Healthy bladder / HARTMANN Information Centre


Healthy bladder

We all take for granted our bladder and bowel function until something goes wrong. This is human nature. It can be devastating if we are affected by issues relating to continence, bladder and bowel function.

Here is some information to aid knowledge about how a healthy bladder should function.

Healthy Bladder

The bladder is a muscular sac that has the main function of holding urine. When it contains urine, it looks much the same as a water filled balloon.

Urine is made in the kidneys and travels to the bladder until it is time to leave the bladder and the body.

Everyone has a different bladder capacity so the amount of urine individuals hold varies. A healthy bladder should hold between 400-600mls.

In 24 hours, you should empty your bladder between 4-8 times and this includes passing urine at night. As you get older, you may find that you pass more urine at night but the number of times that you empty your bladder over a 24-hour period should not change. A bladder should not pass urine in between toilet visits.

Healthy urine should be very pale yellow, almost straw coloured. If your urine is darker, it means the urine is highly concentrated and you may need to drink more fluid.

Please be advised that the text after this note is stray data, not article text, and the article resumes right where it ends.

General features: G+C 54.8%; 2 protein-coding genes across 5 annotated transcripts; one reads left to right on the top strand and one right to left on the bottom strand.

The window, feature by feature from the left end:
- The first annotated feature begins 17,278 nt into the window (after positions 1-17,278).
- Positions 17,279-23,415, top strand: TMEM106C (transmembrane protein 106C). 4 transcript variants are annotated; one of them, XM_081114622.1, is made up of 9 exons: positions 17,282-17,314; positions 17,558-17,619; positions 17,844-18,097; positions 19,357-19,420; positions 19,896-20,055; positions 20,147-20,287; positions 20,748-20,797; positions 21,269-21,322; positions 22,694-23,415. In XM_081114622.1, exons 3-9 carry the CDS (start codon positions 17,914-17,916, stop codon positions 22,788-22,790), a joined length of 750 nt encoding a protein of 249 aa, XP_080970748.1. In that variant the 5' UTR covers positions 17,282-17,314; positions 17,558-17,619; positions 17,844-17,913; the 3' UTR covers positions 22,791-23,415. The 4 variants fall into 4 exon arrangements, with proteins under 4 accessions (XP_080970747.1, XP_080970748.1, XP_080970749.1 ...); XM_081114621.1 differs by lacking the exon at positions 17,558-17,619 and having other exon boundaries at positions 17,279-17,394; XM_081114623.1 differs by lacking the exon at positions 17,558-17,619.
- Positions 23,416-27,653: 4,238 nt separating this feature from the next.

To maintain bladder health an adequate fluid intake is needed, on average this should be around 1.5 litres per 24 hours. Caffeine, alcohol and carbonated drinks should be avoided as these can irritate the bladder and encourage the kidneys to produce more urine, making existing bladder problems worse.

Do you drink enough?

Use the chart below as a guide to help you decide if you need to drink more fluids. If you are active or work in a very warm environment you may need more fluids.

Fluid intake chart
  1. Abrams and Klevmark (1996)

If you are concerned about your bladder health contact your GP or local Continence Service for further individual advice.

  1. Abrams P and Klevmark B. (1996) ‘Frequency volume charts: an indispensable part of lower urinary tract assessment.’ Scan J Urol Nephrol Supp. 1996; 179:47-53